I don’t always get the chance to review a movie as soon as it comes out, so here are some brief reviews for three movies released earlier in 2021: “Pig,” “Reminiscence,” and “Sweet Girl.” One of which is great, one of which is mediocre, and one of which is an abomination.
Quick Review #1: “Pig”
“Pig” was written & directed by Michael Sarnoski and stars Nicolas Cage as Rob, a truffle hunter and former chef who lives with his truffle pig in the Oregon wilderness. After his pig gets stolen he, alongside his buyer Amir, go on a journey to find the pig.
Nicolas Cage gives possibly his best performance of his career as Rob. Cage is subtle and quiet but maintains such a strong screen presence which can’t be delivered by most actors. Alex Wolff’s performance as Amir was also terrific. He was extremely sympathetic and relatable in the role of an ultimately pathetic individual who builds independence and confidence in himself through interacting with Rob. There wasn’t a single scene in which at least one of the two actors was present, and that’s a positive. Both actors are worthy of Oscar nominations and gave the best performances of the year thus far.
Sarnoski screenplay was phenomenal as well. All the dialogue felt extremely realistic. Instead of having excessive profanity or cheesy Hollywood dialogue that many films suffer from, all the characters speak like real people and have conversations that we’ve all had in life. His direction was fantastic as well, especially considering that this is his directorial debut. The scenery and environments are gorgeous and he maintains the somber tone throughout the entire runtime.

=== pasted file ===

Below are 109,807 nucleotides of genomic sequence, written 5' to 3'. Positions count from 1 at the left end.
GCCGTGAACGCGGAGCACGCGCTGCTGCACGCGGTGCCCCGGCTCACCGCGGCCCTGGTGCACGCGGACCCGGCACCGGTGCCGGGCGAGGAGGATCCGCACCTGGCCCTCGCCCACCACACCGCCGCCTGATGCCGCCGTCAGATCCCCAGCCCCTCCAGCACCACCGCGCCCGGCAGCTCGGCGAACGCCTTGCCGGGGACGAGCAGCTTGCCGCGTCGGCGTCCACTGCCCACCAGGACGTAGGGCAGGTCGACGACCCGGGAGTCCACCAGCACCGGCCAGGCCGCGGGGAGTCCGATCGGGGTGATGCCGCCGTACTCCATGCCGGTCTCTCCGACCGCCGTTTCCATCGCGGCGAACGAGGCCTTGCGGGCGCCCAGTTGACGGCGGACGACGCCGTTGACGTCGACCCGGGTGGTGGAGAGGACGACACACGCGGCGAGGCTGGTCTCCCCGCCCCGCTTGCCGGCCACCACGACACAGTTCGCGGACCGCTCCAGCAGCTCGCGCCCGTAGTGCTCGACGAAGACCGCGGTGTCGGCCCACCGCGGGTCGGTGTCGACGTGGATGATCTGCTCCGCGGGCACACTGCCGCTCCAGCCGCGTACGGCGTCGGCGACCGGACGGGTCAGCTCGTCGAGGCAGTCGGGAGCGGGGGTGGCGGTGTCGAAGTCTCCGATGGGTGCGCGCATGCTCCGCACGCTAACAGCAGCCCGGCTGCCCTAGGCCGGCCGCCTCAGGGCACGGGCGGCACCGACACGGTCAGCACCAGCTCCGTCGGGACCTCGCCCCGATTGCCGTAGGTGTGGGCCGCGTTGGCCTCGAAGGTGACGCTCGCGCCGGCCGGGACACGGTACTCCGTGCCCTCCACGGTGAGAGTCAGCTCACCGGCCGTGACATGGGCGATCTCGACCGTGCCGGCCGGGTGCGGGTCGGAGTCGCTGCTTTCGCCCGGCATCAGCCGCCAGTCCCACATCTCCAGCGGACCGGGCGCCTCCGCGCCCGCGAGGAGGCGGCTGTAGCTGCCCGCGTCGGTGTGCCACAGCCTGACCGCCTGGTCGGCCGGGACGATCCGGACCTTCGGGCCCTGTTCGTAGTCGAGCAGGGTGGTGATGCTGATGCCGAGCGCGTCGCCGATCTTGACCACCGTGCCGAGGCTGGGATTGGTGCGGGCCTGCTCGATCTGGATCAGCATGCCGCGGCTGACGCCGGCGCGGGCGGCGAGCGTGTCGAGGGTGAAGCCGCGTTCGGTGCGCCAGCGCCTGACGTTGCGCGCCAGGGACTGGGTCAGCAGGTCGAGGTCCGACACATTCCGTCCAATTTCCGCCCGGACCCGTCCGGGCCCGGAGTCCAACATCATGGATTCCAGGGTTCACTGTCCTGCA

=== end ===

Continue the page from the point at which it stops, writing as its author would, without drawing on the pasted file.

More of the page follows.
The best aspect of this film, however, is that it uses its premise as a tool for character development and emotional storytelling rather than action set pieces or artsy, drawn-out scenes. This is an indie film made for general audiences; it never becomes pretentious, rather focusing on its themes of the importance of family and valuing yourself & your life goals. Although Rob is quite a rugged and distant person, his self-confidence and values affect those around him, specifically Amir.
My only complaint with the film is extremely minor, but I think it would have an even more emotional punch if it had an extra five minutes to explore the characters a little longer.
“Pig” is a great film that uses its premise to provide an emotional story which all people can relate to. It’s an example of what movies can do when made by competent filmmakers with a vision and why movies became so popular in the first place. We get very few films like this currently, and I adore “Pig” for that.
Quick Review #2: “Reminiscence”
“Reminiscence” was written & directed by Lisa Joy, the co-creator of HBO’s “Westworld.” It stars Hugh Jackman as Nick Bannister, a private investigator in a post-apocalyptic future who can navigate people’s memories through a reminiscence machine. Bannister uncovers a conspiracy as he investigates the disappearance of a mysterious woman named Mae (played by Rebecca Ferguson).